By Patty Little, Programmer at IBM Corporation
At the recent SHARE in Orlando, Patty Little was awarded Best Session for her presentation, “SLIP Trap Bootcamp, Part 1 of 2” held during SHARE in Seattle. Congratulations, Patty!
Wouldn't it be great if we lived in a z/OS world where every time a software problem was experienced, the system automatically generated the perfect documentation needed to drive that problem to resolution? While this is a goal that IBM continually strives for, unfortunately this debugging utopia has not yet been achieved. However, the good news is that the z/OS debugger is armed with a powerful diagnostic tool, which greatly improves the odds of gathering the ideal diagnostic documentation should the problem reoccur. This tool is called Serviceability Level Indicator Processing (SLIP), and its purpose is to provide the ability to trap a specific problem and generate the precise documentation needed to resolve the problem.
The power of SLIP comes from its versatility. It offers a broad set of parameters that provide the ability to:
- Trap a variety of problem events;
- Filter the event being trapped based on the precise environmental conditions that characterize the problem;
- Generate diagnostic documentation specifically tailored to that problem; and
- Take action to protect the system from impact from the problem.
The events that can be trapped by SLIP processing fall into two categories: software events and hardware events. The part of SLIP processing that monitors hardware events is known as Program Event Recording (PER). Software events that can be trapped include abend completion codes, reason codes and messages. Hardware events that can be monitored by PER include storage alteration (SA) of a specified address range within an address space or data space, instruction fetch (IF) within a specified range of storage and successful branch (SB) to or within a specified range of storage. As an example of SLIP’s flexibility, ranges of storage being monitored can be hardcoded, specified as an indirect address or indicated by module name and offset.
SLIP offers a wide array of filtering options, allowing for precise definition of the environment for which documentation is to be gathered. Through the JOBNAME and ASID keywords, events can be narrowed down to those which occur in a particular job or address space. Additionally, SLIP provides the DATA keyword which allows comparisons to be made against storage or register content at the time the event is detected to ensure that the environmental data is consistent with the conditions being trapped. A less commonly known but powerful option is the MODE keyword which allows for filtering on factors related to the execution environment, such as execution key, problem state, disablement, spin locks held, SRB mode and more.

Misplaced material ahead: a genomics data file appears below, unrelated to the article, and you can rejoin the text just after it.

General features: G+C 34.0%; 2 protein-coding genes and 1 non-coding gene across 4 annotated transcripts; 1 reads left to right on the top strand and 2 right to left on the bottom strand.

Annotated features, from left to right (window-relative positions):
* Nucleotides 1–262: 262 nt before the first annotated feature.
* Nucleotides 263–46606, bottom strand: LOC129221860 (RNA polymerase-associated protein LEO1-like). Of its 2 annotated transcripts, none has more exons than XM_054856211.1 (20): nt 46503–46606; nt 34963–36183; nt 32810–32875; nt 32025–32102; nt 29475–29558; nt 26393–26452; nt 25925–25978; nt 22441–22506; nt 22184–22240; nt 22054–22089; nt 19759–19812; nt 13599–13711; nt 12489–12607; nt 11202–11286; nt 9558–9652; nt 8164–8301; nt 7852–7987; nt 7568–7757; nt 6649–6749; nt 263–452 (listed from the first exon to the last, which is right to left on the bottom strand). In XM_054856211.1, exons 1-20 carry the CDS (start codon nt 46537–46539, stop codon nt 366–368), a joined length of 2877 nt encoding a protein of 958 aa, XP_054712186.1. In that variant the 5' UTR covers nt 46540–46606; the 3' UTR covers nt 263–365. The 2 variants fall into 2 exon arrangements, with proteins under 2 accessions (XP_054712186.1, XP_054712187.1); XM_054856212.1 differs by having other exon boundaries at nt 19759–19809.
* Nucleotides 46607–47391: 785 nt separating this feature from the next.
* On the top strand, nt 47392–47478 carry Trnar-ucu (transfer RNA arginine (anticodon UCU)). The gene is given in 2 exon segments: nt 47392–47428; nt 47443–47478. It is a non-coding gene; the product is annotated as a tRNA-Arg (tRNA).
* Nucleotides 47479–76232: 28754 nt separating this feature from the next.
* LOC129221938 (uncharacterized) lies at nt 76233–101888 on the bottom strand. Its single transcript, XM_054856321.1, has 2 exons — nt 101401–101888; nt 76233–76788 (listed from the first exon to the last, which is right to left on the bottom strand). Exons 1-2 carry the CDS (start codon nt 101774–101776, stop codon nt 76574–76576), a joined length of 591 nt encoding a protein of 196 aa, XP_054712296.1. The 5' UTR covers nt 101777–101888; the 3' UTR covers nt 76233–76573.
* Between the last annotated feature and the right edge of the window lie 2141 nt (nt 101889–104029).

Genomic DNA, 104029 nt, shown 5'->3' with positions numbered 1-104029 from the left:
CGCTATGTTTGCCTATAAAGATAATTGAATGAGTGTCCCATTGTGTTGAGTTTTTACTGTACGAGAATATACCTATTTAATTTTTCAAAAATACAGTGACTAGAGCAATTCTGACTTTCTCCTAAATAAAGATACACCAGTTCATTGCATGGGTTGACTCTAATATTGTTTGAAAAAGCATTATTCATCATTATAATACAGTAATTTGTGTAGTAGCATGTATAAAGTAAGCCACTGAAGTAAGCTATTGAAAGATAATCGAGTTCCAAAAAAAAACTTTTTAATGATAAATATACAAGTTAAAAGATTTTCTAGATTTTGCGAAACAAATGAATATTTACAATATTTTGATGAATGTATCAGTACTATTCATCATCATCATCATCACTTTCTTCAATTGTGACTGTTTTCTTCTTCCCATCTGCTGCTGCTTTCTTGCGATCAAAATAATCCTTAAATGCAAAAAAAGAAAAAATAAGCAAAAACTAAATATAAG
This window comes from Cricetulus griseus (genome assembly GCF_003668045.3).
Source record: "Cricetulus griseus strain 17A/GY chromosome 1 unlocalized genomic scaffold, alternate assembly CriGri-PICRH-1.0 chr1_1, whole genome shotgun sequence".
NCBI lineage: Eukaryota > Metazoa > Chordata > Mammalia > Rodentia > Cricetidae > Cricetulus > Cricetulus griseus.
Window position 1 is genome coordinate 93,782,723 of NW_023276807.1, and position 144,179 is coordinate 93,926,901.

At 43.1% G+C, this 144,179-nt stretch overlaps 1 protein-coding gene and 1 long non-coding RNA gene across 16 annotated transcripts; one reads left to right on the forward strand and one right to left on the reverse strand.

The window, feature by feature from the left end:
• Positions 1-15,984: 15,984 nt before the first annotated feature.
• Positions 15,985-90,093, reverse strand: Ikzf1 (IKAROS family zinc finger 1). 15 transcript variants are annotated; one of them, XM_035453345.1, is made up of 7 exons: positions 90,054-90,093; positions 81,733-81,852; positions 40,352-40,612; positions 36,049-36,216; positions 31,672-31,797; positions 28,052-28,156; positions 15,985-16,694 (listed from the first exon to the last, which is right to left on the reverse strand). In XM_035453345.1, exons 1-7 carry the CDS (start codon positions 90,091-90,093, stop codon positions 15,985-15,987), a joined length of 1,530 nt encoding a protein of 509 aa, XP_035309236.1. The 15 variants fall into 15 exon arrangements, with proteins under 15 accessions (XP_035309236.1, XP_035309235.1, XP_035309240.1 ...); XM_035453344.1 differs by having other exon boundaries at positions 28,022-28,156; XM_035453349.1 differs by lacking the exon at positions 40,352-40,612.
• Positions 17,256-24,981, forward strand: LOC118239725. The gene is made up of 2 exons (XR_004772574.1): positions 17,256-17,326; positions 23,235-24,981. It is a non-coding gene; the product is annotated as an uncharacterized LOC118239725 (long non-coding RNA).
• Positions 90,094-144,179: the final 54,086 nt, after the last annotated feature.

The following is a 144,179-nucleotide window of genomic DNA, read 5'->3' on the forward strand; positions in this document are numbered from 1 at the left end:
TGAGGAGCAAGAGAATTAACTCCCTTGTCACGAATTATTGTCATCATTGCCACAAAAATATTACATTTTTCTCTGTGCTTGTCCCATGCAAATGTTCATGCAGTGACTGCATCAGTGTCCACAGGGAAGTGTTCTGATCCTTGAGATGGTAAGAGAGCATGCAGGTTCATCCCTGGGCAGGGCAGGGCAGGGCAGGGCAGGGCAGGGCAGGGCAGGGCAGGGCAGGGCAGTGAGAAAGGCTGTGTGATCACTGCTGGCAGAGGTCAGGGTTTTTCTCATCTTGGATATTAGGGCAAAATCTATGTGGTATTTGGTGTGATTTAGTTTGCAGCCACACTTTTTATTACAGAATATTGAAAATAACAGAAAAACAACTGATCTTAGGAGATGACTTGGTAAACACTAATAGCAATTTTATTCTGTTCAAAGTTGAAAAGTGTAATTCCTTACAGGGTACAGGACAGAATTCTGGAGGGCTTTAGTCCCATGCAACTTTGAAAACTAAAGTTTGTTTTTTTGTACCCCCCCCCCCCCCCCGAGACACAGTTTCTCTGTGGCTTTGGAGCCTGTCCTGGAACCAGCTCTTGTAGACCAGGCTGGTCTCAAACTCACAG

The SLIP ACTION keyword provides for the generation of various types of diagnostic data. The most common action to request on a SLIP is an SVC dump. There are supporting SLIP options that allow for specification of which address spaces and data spaces are to be included in the dump. SLIP provides an option to indicate what general areas of storage are to be dumped (e.g., SQA, CSA, RGN), as well as options that allow for explicit identification of specific ranges of storage to be included in the dump.
Another common action to be requested in a SLIP is GTF tracing. As with SVC dump processing, SLIP offers the capability of explicitly identifying ranges of storage to be traced. Less commonly known SLIP actions include the ability to force recording of an error to LOGREC and to write a system trace entry that can include up to six words of tailored data.
The power of SLIP goes far beyond its ability to gather documentation. With its REFBEFOR and REFAFTER action keywords, SLIP can actually be used to repair damaged areas of storage or to change register content of an executing program. But with this power comes danger. When used incorrectly, this same power can take down a system, so these SLIP options are to be used with care and under the guidance of someone knowledgeable in the coding of SLIP traps.
Perhaps the most significant reason that SLIP is the powerful tool that it is today is because z/OS development has been, and continues to be, committed to enhancing it. Dynamic PER capability was added years ago to allow a SLIP PER trap monitoring for a particular event to enable a new PER trap when that event occurs. Many a control block overlay has been successfully caught thanks to this robust and versatile design. The previously noted REFBEFOR/REFAFTER options provide another example of a SLIP enhancement that has proved its worth time and time again. More recently the SUBTRAP action was introduced, providing a simulated IF/THEN/ELSE capability for PER SLIP traps such that different actions can be taken under different conditions. And coming in z/OS R2.2, SLIP processing will be able to issue commands.
These are just a few examples of the innovative features that make SLIP the “go-to, can-do” debugging tool on the z/OS platform. It is a powerful and indispensable weapon in the z/OS debugger’s arsenal.
Patty Little started her IBM career 30 years ago. After a short stint as an RTM developer, she took a six-month temporary assignment in z/OS Level 2 software service. Twenty-seven years later, she is still there, enjoying the challenge of problem diagnosis in the Supervisor, RTM, SDUMP and SLIP components.